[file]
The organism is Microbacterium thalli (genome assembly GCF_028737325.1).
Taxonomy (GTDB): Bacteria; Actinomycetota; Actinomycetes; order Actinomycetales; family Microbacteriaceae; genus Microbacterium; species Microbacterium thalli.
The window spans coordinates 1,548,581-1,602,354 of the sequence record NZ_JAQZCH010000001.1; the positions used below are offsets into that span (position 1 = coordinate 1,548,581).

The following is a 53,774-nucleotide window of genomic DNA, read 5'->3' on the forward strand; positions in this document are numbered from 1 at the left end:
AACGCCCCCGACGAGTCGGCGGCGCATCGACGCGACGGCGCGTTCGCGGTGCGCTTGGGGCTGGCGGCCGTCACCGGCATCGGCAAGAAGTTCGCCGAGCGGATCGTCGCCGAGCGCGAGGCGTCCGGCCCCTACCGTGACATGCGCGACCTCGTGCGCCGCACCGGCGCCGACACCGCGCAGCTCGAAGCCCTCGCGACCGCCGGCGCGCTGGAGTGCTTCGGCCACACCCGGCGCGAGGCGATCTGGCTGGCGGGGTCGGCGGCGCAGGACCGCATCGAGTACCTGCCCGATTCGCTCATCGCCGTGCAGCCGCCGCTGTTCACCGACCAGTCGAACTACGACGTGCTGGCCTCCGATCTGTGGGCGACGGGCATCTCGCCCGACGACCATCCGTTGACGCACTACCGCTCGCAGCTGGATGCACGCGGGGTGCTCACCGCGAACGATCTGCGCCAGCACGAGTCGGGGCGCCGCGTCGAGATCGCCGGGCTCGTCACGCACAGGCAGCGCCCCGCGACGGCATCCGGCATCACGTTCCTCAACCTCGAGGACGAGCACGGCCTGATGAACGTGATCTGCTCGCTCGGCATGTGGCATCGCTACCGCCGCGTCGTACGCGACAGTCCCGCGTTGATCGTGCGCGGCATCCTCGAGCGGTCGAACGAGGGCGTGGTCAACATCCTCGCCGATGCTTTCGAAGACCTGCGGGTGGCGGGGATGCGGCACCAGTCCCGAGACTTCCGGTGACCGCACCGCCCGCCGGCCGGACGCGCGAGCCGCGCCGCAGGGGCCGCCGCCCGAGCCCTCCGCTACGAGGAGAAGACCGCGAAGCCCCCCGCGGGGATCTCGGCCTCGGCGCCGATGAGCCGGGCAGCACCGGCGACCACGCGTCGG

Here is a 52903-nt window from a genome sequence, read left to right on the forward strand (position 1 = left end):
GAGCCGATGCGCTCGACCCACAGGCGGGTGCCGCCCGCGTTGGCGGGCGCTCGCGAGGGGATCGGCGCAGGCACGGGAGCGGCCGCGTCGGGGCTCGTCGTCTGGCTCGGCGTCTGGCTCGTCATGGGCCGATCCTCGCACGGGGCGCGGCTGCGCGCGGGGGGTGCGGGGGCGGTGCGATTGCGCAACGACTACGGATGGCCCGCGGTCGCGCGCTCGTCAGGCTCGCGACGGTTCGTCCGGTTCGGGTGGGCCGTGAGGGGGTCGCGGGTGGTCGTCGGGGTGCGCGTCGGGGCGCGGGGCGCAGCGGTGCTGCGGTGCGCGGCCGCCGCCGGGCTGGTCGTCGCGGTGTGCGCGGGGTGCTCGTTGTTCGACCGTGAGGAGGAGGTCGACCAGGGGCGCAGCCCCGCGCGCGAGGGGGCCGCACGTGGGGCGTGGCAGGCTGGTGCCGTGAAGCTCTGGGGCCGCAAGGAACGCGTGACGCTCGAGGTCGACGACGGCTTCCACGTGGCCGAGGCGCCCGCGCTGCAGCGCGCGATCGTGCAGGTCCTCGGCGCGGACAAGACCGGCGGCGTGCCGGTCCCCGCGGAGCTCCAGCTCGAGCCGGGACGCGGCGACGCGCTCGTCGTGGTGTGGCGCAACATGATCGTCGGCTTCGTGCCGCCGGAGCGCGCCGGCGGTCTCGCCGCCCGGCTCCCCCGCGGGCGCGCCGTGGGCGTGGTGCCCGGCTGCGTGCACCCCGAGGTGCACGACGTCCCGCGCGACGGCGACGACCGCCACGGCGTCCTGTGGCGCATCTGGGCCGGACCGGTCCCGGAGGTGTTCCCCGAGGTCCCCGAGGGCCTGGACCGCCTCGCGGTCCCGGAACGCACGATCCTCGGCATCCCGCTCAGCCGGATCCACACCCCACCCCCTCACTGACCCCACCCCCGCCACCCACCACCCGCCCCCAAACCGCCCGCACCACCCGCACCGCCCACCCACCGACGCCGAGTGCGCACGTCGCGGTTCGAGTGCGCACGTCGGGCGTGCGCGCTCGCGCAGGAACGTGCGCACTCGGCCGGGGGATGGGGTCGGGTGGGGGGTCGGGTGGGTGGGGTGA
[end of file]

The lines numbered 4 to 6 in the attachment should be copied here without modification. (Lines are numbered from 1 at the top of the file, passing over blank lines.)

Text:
The following is a 53,774-nucleotide window of genomic DNA, read 5'->3' on the forward strand; positions in this document are numbered from 1 at the left end:
AACGCCCCCGACGAGTCGGCGGCGCATCGACGCGACGGCGCGTTCGCGGTGCGCTTGGGGCTGGCGGCCGTCACCGGCATCGGCAAGAAGTTCGCCGAGCGGATCGTCGCCGAGCGCGAGGCGTCCGGCCCCTACCGTGACATGCGCGACCTCGTGCGCCGCACCGGCGCCGACACCGCGCAGCTCGAAGCCCTCGCGACCGCCGGCGCGCTGGAGTGCTTCGGCCACACCCGGCGCGAGGCGATCTGGCTGGCGGGGTCGGCGGCGCAGGACCGCATCGAGTACCTGCCCGATTCGCTCATCGCCGTGCAGCCGCCGCTGTTCACCGACCAGTCGAACTACGACGTGCTGGCCTCCGATCTGTGGGCGACGGGCATCTCGCCCGACGACCATCCGTTGACGCACTACCGCTCGCAGCTGGATGCACGCGGGGTGCTCACCGCGAACGATCTGCGCCAGCACGAGTCGGGGCGCCGCGTCGAGATCGCCGGGCTCGTCACGCACAGGCAGCGCCCCGCGACGGCATCCGGCATCACGTTCCTCAACCTCGAGGACGAGCACGGCCTGATGAACGTGATCTGCTCGCTCGGCATGTGGCATCGCTACCGCCGCGTCGTACGCGACAGTCCCGCGTTGATCGTGCGCGGCATCCTCGAGCGGTCGAACGAGGGCGTGGTCAACATCCTCGCCGATGCTTTCGAAGACCTGCGGGTGGCGGGGATGCGGCACCAGTCCCGAGACTTCCGGTGACCGCACCGCCCGCCGGCCGGACGCGCGAGCCGCGCCGCAGGGGCCGCCGCCCGAGCCCTCCGCTACGAGGAGAAGACCGCGAAGCCCCCCGCGGGGATCTCGGCCTCGGCGCCGATGAGCCGGGCAGCACCGGCGACCACGCGTCGG

Here is a 52903-nt window from a genome sequence, read left to right on the forward strand (position 1 = left end):